Configuring Tax Liability

Instructions on how to setup tax liability settings for QBO integration.

Jeff Hanrahan avatar
Written by Jeff Hanrahan
Updated over a week ago

Configuring tax liability

After saving selections for basic account and product mapping, you’ll gain access to the Tax Agency and Tax Mapping section. As mentioned in the setting up your QuickBooks file article, if you haven’t enabled sales tax in QuickBooks, this section won’t be available until you configure at least one Tax Agency.

Store Locations

For each physical location that has been configured in Crystal, a tax mapping must be selected. While some stores in the same geographic area may use the same tax rate, it’s possible that different stores need to report different local or state taxes.

In Crystal, each store may be assigned some default tax rate that is used on transactions from that point of sale location. The goal when translating transactions from Crystal to QuickBooks is to ensure the collected tax at each location matches the amount being collected on transactions created in QuickBooks, and to report and pay the collected tax to the correct tax agency via the related tax liability account.

As such, there are two possible options when mapping taxes from Crystal to QuickBooks: map to a tax agency, or map to a specified tax item (also called a tax rate in QuickBooks).

For a given jurisdiction, if the business only collects a single state tax rate in a location, such as in Connecticut, only the tax agency is required. If you’ve configured the state tax agency in QuickBooks, but haven’t created any tax rate or tax item for the agency, you can select Tax Agency and select the appropriate agency in Crystal. Crystal will use this agency and the associated tax liability account to record any tax from transactions.

Alternatively, if the business collects a combined tax rate for a location, such as a state, county, and/or city tax you’ll have to create the combined tax rate item in QuickBooks. When using a manually created tax rate/item from QuickBooks, select the option for Tax Item, and select the correct item from the dropdown list.

For example, if the business is in San Francisco, and collects 6% California State Tax, 0.25% county tax, and 2.38% city/district tax, a combined tax rate should be created in QuickBooks that includes those rates and all three agencies. The combined tax rate should then be selected using the Tax Item option for the San Francisco location in Crystal. When a transaction is created from the San Francisco location within Crystal with an 8.63% sales tax on a $100 purchase, $8.63 of tax is collected on the transaction. Crystal will create this transaction in QuickBooks, and will pass $8.63 in the transaction to the selected combined tax rate. QuickBooks will automatically separate out $6.00 for the liability to California State, $0.25 of liability for San Francisco County, and $2.38 for San Francisco City/District based on the proration of the combined tax rate.

Additional Jurisdictions

Beyond the physical locations where the business has a Crystal point of sale, there may be other jurisdictions where nexus is established and sales tax must be remitted. The most common case would be ecommerce sales that pass a threshold for a given state. Any location where tax is collected that is not related to a physical point of sale location is managed in the additional jurisdiction section.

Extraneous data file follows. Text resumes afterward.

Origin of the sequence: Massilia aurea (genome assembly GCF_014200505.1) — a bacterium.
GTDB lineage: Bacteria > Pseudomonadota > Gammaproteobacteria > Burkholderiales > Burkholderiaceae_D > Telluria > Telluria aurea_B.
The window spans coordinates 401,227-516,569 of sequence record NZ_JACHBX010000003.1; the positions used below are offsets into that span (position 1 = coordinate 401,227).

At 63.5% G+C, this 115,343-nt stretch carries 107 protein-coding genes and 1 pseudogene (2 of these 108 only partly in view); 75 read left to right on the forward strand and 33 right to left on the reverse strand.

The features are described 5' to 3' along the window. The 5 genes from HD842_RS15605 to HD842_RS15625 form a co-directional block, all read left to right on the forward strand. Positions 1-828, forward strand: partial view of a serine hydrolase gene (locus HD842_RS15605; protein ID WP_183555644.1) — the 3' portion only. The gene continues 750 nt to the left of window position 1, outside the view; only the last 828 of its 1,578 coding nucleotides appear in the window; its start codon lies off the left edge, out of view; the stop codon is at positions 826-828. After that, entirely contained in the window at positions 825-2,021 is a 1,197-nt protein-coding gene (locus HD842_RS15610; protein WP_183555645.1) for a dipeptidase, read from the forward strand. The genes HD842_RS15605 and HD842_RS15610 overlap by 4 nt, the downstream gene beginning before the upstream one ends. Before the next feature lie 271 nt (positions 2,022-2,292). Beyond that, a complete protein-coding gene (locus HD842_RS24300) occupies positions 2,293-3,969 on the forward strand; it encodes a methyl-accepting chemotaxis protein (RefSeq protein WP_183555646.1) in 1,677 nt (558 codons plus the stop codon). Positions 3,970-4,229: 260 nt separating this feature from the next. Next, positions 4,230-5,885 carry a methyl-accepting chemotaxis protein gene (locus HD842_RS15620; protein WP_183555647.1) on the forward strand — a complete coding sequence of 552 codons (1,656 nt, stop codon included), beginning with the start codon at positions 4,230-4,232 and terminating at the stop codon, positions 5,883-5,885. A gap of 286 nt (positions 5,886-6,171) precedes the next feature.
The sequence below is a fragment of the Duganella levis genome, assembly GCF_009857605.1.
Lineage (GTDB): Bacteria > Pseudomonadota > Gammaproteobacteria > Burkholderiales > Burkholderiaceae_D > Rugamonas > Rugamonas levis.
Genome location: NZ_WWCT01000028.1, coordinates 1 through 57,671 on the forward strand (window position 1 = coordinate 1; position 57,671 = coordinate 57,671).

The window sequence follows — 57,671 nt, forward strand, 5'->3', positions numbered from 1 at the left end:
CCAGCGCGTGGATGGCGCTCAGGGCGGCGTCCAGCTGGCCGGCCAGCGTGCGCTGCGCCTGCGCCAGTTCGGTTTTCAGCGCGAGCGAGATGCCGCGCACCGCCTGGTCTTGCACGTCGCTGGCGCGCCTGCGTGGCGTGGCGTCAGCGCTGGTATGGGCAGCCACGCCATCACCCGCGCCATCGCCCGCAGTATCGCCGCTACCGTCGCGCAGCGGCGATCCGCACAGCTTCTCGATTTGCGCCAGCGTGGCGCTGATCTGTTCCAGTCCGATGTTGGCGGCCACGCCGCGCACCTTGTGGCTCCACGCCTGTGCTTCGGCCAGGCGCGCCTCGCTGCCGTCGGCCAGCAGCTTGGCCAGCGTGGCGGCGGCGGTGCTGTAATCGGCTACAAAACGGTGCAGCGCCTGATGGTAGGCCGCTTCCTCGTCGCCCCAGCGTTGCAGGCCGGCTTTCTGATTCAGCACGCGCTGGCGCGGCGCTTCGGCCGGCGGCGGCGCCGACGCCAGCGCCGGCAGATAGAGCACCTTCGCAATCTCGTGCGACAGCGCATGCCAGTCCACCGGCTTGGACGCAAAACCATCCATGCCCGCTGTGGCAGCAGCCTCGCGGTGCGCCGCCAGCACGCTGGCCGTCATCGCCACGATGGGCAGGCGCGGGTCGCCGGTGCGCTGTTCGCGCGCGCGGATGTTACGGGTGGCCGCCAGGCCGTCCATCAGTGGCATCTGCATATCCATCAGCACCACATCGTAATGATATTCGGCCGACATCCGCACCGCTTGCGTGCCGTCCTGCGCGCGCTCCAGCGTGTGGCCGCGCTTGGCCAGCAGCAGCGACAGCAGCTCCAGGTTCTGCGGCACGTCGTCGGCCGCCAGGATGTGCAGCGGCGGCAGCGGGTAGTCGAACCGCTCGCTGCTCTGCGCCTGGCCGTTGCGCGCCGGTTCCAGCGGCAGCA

The only required additional jurisdiction mapping is for unmapped collected tax. This tax mapping is a catch-all that will contain any tax on transactions not from a physical location (i.e. ecommerce channels) and not mapped to a specified additional jurisdiction. For example, if an ecommerce sale is made to a foreign state and tax is erroneously collected, when Crystal syncs the transaction to QuickBooks the unknown tax will be placed in the mapping of this liability account/agency. The issue of why tax was collected can then be identified and corrected, and the liability written off.

Besides unmapped collected tax, known nexus locations can also be manually added to the additional jurisdictions. Known nexus locations can be added by selecting Add Location and selecting the nexus location from the dropdown. When transactions occur that do not originate from a physical point of sale location, Crystal will use the customer address information on the sale to identify the location of the sale. If the location corresponds to a nexus location that has been manually added as an additional jurisdiction, tax collected on the transaction will be deposited to the related mapped agency or item, and subsequently, the liability account.

One example of this would be in a state where the business traditionally receives a high volume of ecommerce transactions that pushes past the threshold where tax is required to be collected and remitted. In such a case, an additional jurisdiction can be configured so that tax is collected to the respective agency without additional effort.

Ready for testing

Once these tax mappings are selected, click Save in the top or bottom navigation to lock in the selected configuration. At this point, the Tax Agency and Tax Mappings section will receive a green checkmark.

With QuickBooks connected, accounts mapped, and taxes set, we’re ready to try our first transaction sync.

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